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The Centre for Human Rights, Faculty of Law, University of Pretoria, is deeply concerned about the recent events occurring in Eswatini in the wake of protests against police brutality and in support of democracy in the nation. The violent nature of the protests and the response of the Eswatini government pose a threat to the fundamental right to life of citizens of Eswatini, the only remaining absolute monarchy in Africa.

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Following the death of a young man in an incident that is alleged to have been as a result of police brutality, the #JusticeForThabani movement, a wave of citizen protests against the monarchy of Eswatini and the conduct of the police in the nation, erupted. The protestors are calling for reforms within the government, particularly towards a more democratic dispensation that carries with it independent and accountable state institutions. Furthermore, there is a clarion call for reform within the police force against the use of extreme force against the citizenry.

The calls for reform within the police and security sector against the use of undue force are not unique to Eswatini, the continent and the world at large. We have seen similar incidents in Nigeria, South Africa, Uganda and Zimbabwe. It is unfortunate that where protests call for reform, they are repeatedly met with violence on the part of the state as was recently observed in the #ENDSARS protests in Nigeria that led to the Lekki Massacre and other similar incidents within the continent. The government of Eswatini has also met its citizens’ calls for reform with violence, with reports of police firing live ammunition and spreading teargas to quell the protests. There are also reports of the army being deployed to the streets in a bid to subdue the protests.

We strongly condemn acts of violence and vandalism that lead to injury, loss of life and damage to property. In the same vein we condemn, in the strongest terms, the disproportionate use of force against citizens peacefully protesting which unfortunately has become the legacy of interaction between most African governments and their citizenry.

On 24 June 2021, the Acting Prime Minister of Eswatini issued a decree that prohibited the handing over or delivery of petitions to government officials or members of Parliament. The handing over of petitions is typically the method with which protesting citizens can give a voice to their concerns to the government. Despite this ban, the Constitution of Eswatini in sections 24 and 25 protects the rights to freedom of expression as well as the right to freedom of peaceful assembly and association. The issuing of such a decree by the government of Eswatini therefore contravenes these rights as provided for in their constitutions and limits the expression of these freedoms to the extent that those protesting are doing so peacefully. The issuing of such a decree therefore reflects a shrinking civic space within Eswatini, which has a chilling effect on the practice of democracy. The shrinking of the civic space and limits to the rights mentioned above is also seen in incidents of targeting opposition leaders in situations of protests, another situation that is not unique to Eswatini. There have been reports of the targeting of opposition leaders amid the protestors and the use of excessive force against them, including arrests on frivolous charges and allegations of assault. We condemn these repressive acts in the strongest terms and call on the government of Eswatini to respect the rights of their citizens as protected in the Constitution of the nation.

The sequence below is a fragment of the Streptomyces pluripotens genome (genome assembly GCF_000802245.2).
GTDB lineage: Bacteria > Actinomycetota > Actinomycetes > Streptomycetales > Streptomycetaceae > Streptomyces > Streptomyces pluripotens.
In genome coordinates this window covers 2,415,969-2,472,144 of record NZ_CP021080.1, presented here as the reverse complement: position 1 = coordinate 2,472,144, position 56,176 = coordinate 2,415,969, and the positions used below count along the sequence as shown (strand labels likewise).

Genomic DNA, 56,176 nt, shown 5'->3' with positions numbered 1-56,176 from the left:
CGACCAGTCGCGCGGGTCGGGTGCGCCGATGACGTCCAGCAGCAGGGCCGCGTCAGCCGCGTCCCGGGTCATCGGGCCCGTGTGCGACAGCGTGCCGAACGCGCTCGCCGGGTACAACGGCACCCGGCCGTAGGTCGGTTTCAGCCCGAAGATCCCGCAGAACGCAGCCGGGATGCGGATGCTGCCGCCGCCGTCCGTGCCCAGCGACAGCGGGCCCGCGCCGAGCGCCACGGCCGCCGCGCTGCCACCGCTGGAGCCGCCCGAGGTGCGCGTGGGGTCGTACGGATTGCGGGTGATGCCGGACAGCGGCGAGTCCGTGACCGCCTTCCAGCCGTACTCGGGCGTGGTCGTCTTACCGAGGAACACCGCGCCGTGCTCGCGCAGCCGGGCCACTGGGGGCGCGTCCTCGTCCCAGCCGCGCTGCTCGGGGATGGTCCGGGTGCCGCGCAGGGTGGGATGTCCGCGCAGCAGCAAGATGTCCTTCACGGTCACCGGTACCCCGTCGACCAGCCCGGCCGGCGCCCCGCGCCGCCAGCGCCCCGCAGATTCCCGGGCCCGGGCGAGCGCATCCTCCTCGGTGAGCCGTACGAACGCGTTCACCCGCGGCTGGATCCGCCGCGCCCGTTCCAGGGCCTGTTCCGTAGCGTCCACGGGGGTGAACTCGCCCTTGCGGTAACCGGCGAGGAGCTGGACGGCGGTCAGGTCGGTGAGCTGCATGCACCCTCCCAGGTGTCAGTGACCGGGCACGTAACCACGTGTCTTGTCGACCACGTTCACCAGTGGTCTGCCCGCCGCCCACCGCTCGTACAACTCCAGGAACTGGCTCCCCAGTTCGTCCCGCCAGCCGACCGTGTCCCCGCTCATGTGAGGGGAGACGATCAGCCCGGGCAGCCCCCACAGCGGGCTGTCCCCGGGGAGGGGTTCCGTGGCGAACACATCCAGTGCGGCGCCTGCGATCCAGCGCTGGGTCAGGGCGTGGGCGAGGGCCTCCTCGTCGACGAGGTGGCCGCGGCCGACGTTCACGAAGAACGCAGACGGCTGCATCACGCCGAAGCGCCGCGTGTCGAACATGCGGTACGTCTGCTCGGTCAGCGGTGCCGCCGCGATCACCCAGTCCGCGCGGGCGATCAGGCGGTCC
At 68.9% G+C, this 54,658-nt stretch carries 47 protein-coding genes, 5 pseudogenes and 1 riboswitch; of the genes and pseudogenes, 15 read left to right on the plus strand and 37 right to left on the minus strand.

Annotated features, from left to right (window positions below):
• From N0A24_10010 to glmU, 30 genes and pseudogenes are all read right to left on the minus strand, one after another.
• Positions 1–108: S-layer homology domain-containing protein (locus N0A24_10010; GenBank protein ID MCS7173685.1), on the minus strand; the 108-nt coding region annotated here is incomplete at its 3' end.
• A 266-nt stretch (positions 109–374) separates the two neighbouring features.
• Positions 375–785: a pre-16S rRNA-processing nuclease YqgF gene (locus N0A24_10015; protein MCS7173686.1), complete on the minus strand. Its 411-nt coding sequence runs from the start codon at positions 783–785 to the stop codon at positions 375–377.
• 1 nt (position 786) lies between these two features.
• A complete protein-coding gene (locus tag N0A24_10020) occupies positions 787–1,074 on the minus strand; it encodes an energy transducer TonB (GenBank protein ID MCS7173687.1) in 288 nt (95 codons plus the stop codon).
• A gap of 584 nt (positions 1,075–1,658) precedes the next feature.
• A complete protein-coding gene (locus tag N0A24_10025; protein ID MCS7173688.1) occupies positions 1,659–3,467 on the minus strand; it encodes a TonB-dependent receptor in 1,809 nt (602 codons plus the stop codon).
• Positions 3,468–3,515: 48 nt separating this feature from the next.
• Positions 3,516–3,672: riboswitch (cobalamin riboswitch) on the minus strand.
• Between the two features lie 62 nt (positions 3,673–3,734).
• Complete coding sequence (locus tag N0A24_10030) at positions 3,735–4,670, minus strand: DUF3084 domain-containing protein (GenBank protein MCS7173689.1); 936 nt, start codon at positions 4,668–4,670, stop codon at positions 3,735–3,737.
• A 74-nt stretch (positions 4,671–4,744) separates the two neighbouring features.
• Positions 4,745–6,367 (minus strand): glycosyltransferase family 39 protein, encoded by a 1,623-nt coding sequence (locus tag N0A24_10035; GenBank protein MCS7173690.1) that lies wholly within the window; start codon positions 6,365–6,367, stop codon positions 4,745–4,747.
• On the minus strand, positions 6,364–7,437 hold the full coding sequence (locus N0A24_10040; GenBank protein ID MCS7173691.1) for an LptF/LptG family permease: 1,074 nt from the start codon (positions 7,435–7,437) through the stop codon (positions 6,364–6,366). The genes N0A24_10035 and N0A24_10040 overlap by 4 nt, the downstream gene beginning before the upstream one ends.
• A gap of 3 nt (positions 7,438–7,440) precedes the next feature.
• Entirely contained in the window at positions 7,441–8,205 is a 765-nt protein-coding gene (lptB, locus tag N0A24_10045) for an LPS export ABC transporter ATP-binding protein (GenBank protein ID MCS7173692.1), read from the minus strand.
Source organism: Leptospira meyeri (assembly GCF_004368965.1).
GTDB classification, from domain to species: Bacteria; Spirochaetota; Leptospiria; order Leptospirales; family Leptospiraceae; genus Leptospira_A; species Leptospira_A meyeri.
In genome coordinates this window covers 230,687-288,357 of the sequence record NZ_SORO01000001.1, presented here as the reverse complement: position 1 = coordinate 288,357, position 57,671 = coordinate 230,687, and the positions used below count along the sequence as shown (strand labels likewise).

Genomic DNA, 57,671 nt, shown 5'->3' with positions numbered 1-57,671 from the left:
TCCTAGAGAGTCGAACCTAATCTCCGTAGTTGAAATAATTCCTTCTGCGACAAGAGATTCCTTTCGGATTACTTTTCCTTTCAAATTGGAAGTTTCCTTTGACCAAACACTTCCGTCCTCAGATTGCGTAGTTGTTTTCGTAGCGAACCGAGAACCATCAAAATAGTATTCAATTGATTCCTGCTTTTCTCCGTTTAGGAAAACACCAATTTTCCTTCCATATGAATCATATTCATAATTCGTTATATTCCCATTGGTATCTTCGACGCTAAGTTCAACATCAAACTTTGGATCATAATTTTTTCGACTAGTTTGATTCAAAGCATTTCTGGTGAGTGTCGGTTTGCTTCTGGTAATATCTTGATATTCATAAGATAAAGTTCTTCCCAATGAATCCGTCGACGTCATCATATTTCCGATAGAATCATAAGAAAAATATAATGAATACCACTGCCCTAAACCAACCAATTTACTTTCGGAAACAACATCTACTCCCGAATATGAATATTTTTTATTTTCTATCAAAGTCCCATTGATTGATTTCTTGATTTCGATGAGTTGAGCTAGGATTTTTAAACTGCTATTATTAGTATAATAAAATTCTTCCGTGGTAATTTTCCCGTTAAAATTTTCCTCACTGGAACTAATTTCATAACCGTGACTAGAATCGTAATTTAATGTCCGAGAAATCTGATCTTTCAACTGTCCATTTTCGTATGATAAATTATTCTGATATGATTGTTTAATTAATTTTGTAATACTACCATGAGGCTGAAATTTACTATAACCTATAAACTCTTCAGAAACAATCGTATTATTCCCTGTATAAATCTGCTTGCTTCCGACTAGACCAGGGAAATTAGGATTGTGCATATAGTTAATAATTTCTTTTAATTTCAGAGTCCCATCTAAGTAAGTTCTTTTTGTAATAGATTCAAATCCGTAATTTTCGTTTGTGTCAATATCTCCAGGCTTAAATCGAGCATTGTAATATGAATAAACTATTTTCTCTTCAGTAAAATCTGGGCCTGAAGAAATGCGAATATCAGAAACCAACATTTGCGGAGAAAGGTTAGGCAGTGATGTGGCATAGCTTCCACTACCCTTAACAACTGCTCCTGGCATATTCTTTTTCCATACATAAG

The core issue at the heart of the protests in Eswatini is the call for democratic reforms in the state linked to matters of reform of the Royal Police Service as well as socio-economic challenges that have plagued the citizens of the nation. It is regrettable that the use of protest as a genuine method to voice these concerns and initiate dialogue between the citizens and the government was initially met with resistance and violence and eventually banned. We continue to call for constructive, democratic, and peaceful engagement between African states and their citizenry. We call upon the citizens of Eswatini engaged in protest to do so peacefully and respect for the law, life, dignity, and property. We further call upon the government of Eswatini to engage with their citizens with respect for their rights as enshrined in the Constitution and we condemn the use of the law as a tool to shrink the civic space and the excessive use of force used by the state to quell the protests.

Against this background, the Centre for Human Rights recommends:

  • The government of Eswatini should inquire meaningfully to the repressive conduct of police that has been at the heart of the protests. Including proper independent investigations surrounding the death of Thabani Nkomonye and similar incidents.
  • The Royal Police Service should use measures that are proportionate in effecting crowd control measures.

For more information, please contact:

Ms Bonolo Makgale
Programme Manager Democracy and Civic Engagement Unit

Tel: +27 (0) 12 420 4199
Fax: +27 (0) 86 580 5743
bonolo.makgale@up.ac.za